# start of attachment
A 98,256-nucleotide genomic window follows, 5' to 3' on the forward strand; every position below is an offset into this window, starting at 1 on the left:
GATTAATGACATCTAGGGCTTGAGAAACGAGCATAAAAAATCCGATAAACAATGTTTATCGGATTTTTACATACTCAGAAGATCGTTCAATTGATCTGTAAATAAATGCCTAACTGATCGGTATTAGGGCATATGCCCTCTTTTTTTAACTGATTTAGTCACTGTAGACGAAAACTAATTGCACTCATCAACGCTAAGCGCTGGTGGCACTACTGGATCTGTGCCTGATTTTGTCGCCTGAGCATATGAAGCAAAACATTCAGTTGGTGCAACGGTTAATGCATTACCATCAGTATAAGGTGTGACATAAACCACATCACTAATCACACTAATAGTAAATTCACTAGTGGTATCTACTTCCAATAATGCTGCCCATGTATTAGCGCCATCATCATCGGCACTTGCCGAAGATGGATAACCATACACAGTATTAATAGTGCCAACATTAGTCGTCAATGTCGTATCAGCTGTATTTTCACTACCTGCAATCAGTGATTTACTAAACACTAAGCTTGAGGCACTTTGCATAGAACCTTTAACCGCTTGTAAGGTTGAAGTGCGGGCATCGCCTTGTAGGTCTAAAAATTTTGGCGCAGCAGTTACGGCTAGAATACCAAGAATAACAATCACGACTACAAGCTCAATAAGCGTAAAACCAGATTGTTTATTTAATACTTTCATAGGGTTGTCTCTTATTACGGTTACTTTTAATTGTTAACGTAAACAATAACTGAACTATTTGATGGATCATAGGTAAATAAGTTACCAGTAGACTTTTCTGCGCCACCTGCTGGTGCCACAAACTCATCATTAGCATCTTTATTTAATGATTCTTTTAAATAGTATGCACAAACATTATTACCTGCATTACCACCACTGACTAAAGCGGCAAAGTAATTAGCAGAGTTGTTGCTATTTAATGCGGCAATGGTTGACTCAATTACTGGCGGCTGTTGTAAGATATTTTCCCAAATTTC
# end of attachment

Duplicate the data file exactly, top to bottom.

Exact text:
A 98,256-nucleotide genomic window follows, 5' to 3' on the forward strand; every position below is an offset into this window, starting at 1 on the left:
GATTAATGACATCTAGGGCTTGAGAAACGAGCATAAAAAATCCGATAAACAATGTTTATCGGATTTTTACATACTCAGAAGATCGTTCAATTGATCTGTAAATAAATGCCTAACTGATCGGTATTAGGGCATATGCCCTCTTTTTTTAACTGATTTAGTCACTGTAGACGAAAACTAATTGCACTCATCAACGCTAAGCGCTGGTGGCACTACTGGATCTGTGCCTGATTTTGTCGCCTGAGCATATGAAGCAAAACATTCAGTTGGTGCAACGGTTAATGCATTACCATCAGTATAAGGTGTGACATAAACCACATCACTAATCACACTAATAGTAAATTCACTAGTGGTATCTACTTCCAATAATGCTGCCCATGTATTAGCGCCATCATCATCGGCACTTGCCGAAGATGGATAACCATACACAGTATTAATAGTGCCAACATTAGTCGTCAATGTCGTATCAGCTGTATTTTCACTACCTGCAATCAGTGATTTACTAAACACTAAGCTTGAGGCACTTTGCATAGAACCTTTAACCGCTTGTAAGGTTGAAGTGCGGGCATCGCCTTGTAGGTCTAAAAATTTTGGCGCAGCAGTTACGGCTAGAATACCAAGAATAACAATCACGACTACAAGCTCAATAAGCGTAAAACCAGATTGTTTATTTAATACTTTCATAGGGTTGTCTCTTATTACGGTTACTTTTAATTGTTAACGTAAACAATAACTGAACTATTTGATGGATCATAGGTAAATAAGTTACCAGTAGACTTTTCTGCGCCACCTGCTGGTGCCACAAACTCATCATTAGCATCTTTATTTAATGATTCTTTTAAATAGTATGCACAAACATTATTACCTGCATTACCACCACTGACTAAAGCGGCAAAGTAATTAGCAGAGTTGTTGCTATTTAATGCGGCAATGGTTGACTCAATTACTGGCGGCTGTTGTAAGATATTTTCCCAAATTTC